We must step outside of our cultural limitations to operate beyond biases in order to perform our sworn duties  of our chosen profession, which in this case, is to protect and serve ALL citizens within our jurisdictions. In this scenario, this was New York City, in the relative suburbs, close to Long Island. This approach to policing, unfortunately, is repeated in countless cities across the country.Whether small segment of communities or the majority, so- called ‘minority’ populations have grown used to these types of interactions with police-at all levels.

Police target low income neighborhoods and ruptured and spoiled relations between themselves and communities they patrol—particularly communities of color. This is among some of the greatest challenges facing contemporary American society. American reliance on punitive enforcement, especially for minor transgressions, has resulted in a recurring adversarial dynamic that fans the flames of deeply rooted acrimony toward police in many communities already enduring systemic problems of racism, poverty, high crime rates, and limited access to social services.

Damaged police-community relations make it more difficult for police to execute their most critical responsibility: to respond to violent crime and protect public safety. There is an incredible lack of trust between law enforcement and many of the people they are sworn to serve. In responding to crime, policing strategies and decisions must reflect an awareness of the social problems that underlie it.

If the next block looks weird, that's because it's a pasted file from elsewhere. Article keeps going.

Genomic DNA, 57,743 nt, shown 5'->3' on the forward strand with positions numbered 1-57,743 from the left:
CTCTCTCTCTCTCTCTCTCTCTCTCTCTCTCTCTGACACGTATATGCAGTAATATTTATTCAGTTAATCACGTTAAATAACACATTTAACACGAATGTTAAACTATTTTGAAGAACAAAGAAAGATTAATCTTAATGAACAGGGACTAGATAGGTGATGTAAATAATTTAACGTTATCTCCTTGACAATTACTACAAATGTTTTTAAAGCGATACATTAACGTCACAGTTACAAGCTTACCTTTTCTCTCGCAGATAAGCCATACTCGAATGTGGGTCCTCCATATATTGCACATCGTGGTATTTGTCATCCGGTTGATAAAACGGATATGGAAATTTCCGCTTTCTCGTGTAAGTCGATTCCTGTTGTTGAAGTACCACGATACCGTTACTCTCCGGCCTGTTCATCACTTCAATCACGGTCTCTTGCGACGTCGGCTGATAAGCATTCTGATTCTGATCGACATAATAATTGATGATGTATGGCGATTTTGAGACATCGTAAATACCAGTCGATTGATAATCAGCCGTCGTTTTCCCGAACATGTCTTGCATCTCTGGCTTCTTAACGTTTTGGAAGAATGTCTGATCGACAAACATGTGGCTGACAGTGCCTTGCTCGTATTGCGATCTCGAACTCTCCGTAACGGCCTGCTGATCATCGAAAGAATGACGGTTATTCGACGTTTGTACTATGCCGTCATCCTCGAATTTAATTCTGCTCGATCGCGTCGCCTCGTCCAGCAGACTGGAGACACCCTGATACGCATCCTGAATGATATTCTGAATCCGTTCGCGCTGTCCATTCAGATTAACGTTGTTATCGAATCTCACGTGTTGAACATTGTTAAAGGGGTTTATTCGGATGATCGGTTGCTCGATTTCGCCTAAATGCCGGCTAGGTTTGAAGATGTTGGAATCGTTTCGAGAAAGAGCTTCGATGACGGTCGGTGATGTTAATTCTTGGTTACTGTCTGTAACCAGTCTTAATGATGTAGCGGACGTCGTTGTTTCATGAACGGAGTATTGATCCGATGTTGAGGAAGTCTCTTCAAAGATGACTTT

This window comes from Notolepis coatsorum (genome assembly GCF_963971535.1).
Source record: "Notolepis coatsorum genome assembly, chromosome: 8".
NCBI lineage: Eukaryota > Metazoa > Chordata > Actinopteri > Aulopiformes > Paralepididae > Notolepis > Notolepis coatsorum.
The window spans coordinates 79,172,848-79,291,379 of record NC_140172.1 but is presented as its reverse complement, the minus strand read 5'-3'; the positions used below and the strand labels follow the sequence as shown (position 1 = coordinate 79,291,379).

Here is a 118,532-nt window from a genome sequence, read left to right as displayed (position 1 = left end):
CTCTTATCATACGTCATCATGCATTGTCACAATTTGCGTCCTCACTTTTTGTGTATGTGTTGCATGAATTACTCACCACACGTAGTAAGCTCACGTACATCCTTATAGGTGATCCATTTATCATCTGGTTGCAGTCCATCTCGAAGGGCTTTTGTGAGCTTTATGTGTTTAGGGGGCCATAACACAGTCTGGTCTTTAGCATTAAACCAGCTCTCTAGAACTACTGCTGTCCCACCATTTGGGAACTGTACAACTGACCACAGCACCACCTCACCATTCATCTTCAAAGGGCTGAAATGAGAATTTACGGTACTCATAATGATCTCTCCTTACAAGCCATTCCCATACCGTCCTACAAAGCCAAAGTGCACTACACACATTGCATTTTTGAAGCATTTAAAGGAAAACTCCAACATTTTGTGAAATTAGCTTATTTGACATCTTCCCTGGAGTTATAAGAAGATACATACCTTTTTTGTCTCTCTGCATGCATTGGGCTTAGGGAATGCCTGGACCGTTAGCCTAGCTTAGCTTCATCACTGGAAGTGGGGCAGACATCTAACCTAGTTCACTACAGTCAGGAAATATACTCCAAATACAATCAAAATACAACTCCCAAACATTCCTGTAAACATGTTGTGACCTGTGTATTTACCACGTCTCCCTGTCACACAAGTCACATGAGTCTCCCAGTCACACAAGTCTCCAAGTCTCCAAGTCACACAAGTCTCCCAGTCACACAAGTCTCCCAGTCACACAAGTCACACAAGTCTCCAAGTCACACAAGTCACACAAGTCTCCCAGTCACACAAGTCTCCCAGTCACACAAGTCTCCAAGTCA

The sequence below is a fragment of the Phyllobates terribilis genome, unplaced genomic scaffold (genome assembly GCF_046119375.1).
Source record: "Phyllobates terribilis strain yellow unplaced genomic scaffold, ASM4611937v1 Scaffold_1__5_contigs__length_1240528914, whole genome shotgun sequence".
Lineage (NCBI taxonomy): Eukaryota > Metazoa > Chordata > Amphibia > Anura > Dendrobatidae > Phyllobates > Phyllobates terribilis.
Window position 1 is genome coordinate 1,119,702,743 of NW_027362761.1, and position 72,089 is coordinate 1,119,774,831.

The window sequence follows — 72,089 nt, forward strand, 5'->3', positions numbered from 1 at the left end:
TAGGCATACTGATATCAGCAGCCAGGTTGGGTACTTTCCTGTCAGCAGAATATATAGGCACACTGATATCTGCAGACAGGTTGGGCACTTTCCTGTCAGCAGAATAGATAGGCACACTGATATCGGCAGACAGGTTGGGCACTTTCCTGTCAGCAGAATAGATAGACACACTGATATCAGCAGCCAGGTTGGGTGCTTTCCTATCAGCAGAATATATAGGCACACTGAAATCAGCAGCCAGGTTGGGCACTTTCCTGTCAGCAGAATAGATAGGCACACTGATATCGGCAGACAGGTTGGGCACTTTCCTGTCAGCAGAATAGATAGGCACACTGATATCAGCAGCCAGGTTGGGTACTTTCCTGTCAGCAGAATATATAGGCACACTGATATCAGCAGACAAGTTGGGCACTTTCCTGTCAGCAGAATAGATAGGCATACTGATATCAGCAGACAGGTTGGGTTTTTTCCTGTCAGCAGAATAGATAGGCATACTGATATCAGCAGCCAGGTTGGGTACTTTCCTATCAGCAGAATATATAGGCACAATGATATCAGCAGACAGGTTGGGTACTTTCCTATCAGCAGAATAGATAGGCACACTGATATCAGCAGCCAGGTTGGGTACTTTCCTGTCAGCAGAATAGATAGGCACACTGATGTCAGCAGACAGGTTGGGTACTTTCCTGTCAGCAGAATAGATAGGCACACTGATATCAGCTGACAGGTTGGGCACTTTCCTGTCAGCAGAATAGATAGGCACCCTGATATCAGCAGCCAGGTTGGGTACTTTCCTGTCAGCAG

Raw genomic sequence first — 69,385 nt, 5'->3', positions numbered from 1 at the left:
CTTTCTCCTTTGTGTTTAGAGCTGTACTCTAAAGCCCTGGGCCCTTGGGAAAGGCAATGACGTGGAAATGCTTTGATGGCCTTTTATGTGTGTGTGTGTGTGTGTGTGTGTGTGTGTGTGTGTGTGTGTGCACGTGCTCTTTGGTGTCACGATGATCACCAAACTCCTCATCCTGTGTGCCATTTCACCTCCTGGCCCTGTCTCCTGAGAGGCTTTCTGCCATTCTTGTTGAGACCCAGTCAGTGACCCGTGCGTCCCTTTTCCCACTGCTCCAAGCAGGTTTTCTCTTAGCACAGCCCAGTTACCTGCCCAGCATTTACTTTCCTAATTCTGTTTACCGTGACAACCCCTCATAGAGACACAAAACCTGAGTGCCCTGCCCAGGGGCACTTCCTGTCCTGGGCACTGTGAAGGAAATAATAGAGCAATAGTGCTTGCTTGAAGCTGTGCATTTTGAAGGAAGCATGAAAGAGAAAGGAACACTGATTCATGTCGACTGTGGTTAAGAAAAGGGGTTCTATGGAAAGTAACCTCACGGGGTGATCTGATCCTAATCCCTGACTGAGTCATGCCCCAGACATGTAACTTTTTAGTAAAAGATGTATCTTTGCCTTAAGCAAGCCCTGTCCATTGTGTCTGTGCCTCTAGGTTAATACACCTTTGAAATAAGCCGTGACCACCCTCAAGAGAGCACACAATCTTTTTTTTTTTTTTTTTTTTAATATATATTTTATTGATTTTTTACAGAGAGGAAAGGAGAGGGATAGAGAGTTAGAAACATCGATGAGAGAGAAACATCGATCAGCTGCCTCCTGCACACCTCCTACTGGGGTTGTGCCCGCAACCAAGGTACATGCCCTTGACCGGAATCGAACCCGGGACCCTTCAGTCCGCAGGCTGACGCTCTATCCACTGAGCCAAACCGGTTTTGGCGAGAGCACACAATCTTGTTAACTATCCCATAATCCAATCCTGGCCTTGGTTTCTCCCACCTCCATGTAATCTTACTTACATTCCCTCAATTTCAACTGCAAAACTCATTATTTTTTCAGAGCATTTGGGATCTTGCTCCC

We must get to the bottom of this ‘street justice’ phenomenon and begin to transform policing from a profession that defaults to enforcement, to one that prioritizes productive community relations and positive engagement. To achieve this, we can nurture bottom-up policing, where whole agencies—not just special units or liaisons—are informed by, collaborate with, and are responsive to the community. It must appreciate the role that present and historic racism has played in corroding trust and good will.

Poor, black and brown communities feel alone and on their own. Crime is not racial; it is economic.With modern 21st Century police forces in the employ of population- sufficient agent representatives, organized justice systems should reflect practices which are just that-just and restorative -not ‘just us’ objectives.